British and Allied Forces
The Japanese Plan
The Japanese invasion of Burma (December 1941-May 1942) was one of their last major successes on land during the Second World War (outside China), and saw weak British and Indian forces and their Chinese allies forced out of the country in a campaign that lasted six months but that was decided much quicker.
British and Allied Forces
At the start of the campaign the British had two weak divisions available for the defence of Burma. The 1st Burma Division (General Bruce Scott) was posted in the Shan States, to protect against a Japanese advance north-west towards the Burma Road, while the 17th (Black Cat) Division (General Sir John Smyth) was posted in the south-east. In January 1942 this division contained the 16th Indian and 2nd Burma Brigades. General Wavell had overall command, and once the fighting began he appointed his chief of staff, General Tom Hutton, to command the Burma Army.
In late December 1941 General Wavell visited Chiang Kai-Shek in Chungking, and was offered the Chinese 5th and 6th Armies. If the offer had been accepted at that date then the campaign in Burma might have ended very differently, but at that point Wavell was not willing to have Burma saved by Chinese troops, and so only one division was accepted. This irritated Chiang, and made cooperation much harder when the two armies were eventually accepted.
Even as war came closer in the Far East the British didn't think that Burma would be attacked. In theory the colony's eastern border was protected by neutral Thailand, and it was believed that any invasion would thus have to come by sea, and past the British fortress of Singapore.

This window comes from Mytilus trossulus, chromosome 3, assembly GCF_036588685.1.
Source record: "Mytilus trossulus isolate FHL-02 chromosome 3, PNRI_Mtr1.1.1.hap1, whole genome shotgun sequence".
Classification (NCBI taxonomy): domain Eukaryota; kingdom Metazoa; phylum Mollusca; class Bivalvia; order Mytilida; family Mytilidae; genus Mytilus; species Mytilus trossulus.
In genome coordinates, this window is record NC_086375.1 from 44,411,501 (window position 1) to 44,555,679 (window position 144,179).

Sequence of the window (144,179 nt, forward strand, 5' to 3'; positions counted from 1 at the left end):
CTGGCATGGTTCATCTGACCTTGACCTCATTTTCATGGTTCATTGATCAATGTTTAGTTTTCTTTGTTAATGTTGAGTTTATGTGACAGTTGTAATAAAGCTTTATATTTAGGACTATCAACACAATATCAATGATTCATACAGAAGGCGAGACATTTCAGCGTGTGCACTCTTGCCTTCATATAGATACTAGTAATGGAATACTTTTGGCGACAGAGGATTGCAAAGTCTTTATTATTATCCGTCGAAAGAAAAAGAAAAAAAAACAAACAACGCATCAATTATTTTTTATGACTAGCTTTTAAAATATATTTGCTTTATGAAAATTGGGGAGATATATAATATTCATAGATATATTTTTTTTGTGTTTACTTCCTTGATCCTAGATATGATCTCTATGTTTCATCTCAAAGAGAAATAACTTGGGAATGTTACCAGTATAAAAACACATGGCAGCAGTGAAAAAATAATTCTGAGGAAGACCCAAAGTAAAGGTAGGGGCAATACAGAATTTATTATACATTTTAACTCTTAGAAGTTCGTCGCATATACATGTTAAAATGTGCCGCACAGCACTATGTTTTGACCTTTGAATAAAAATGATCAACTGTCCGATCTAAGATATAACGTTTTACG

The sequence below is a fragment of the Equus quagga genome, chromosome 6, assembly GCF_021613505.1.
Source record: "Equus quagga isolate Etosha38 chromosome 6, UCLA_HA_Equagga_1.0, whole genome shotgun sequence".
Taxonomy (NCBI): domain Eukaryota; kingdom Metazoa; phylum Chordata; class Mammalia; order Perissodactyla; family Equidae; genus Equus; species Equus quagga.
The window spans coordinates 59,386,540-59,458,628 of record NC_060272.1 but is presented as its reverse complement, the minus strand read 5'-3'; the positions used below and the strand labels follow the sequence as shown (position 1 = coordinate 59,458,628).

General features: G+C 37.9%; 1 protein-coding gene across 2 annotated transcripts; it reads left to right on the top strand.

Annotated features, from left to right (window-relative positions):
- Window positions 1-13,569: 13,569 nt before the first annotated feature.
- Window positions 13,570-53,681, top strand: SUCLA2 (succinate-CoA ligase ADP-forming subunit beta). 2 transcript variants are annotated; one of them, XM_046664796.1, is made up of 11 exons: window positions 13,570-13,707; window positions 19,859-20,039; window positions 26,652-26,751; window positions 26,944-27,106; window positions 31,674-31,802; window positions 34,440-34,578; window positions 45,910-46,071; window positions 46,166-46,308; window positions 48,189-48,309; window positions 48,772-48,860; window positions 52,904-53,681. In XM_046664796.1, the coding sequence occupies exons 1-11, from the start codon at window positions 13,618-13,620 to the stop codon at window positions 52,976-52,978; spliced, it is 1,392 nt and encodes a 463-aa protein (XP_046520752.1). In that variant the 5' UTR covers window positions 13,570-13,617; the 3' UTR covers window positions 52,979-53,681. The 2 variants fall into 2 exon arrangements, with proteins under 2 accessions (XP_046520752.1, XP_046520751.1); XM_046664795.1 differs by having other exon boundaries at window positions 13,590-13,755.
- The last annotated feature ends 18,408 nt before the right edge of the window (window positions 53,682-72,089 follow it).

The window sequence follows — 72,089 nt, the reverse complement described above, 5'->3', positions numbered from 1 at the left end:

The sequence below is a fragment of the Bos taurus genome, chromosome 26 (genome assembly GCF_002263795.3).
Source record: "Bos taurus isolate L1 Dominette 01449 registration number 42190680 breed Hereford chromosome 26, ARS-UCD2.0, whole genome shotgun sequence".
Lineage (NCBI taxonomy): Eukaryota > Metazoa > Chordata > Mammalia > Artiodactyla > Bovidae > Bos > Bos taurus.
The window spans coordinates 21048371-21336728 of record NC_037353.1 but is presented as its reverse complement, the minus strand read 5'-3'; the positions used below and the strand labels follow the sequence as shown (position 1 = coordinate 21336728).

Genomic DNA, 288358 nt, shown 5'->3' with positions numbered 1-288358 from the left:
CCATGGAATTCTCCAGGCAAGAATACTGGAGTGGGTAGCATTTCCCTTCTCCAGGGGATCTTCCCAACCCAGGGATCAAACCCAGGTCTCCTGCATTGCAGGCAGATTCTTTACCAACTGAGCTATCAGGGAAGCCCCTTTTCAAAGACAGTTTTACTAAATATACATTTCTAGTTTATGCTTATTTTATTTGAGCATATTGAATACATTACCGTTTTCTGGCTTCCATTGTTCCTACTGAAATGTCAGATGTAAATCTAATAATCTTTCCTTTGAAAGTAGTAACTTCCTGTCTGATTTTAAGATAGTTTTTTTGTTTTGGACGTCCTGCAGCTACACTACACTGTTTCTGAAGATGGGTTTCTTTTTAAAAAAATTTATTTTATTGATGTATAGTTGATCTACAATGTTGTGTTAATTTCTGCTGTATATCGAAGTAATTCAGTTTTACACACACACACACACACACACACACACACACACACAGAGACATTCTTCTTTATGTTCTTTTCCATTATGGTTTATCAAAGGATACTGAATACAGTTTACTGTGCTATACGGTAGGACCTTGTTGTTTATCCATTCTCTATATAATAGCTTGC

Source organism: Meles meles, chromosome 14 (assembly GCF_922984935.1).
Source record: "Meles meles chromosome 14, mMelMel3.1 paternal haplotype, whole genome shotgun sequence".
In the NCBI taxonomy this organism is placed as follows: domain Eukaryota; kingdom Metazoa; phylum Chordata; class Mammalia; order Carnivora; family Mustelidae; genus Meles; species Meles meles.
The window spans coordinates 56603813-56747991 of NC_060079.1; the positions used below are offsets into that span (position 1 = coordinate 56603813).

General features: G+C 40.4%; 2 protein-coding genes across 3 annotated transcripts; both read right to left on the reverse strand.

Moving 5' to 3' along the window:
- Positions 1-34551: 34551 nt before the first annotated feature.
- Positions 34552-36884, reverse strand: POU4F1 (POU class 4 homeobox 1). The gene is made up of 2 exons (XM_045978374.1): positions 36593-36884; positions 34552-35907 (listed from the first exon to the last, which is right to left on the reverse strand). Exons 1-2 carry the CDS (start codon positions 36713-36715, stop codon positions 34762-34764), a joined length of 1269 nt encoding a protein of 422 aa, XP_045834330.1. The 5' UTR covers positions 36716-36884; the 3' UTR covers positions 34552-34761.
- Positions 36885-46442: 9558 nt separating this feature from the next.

The British in Burma suffered from a confused and rapidly changing command structure. Until 1937 the defence of Burma had been the responsibility of the Indian Government. From 1937 until September 1939 the Burmese government was in charge. In September 1939 the Chiefs-of-Staff in London took operational control while the Burmese government retained administrative and financial control. In November 1940 operational control was given to the Far East Command in Singapore, while administrative control was split between the War Office and the Burmese government. On 12 December 1941 control was given back to the commander-in-chief in India, but then on 30 December, two weeks after the first Japanese troops had entered the country, control was given to General Wavell's new South-West Pacific Command, ABDA (American British Dutch Australian Command). During the battle for Burma this command was overrun and Wavell returned to India, but retained command of the battle in Burma.
The Japanese invasion was carried out by General Shojiro Iida's Fifteenth Army, which initially consisted of 35,000 men in the 33rd and 55th Divisions. During the campaign the 18th and 56th Divisions joined the army, more than doubling the forces available to Iida. Although the Japanese were outnumbered for much of the campaign, they had two key advantages. While most of the British troops were inexperienced (two years into the war most units in Burma had lost many of their more experienced men as they were drawn into the war against Germany, and more were lost in Malaya), the Japanese divisions were battle hardened.
Perhaps more importantly while the British saw the jungle as an impenetrable barrier and were restricted to operating along the few available roads, the Japanese realised that they could move relatively easily through the jungle. Whenever the Japanese ran into a strong British position blocking a road they sent outflanking forces through the jungle to establish a roadblock behind the defenders. At this stage in the war the British tended to concentrate all of their troops on the front line, and so no reserves were available to remove the roadblocks. Instead troops had to be taken out of the fighting line, allowing the Japanese to overwhelm the weakened front line.
The Japanese Plan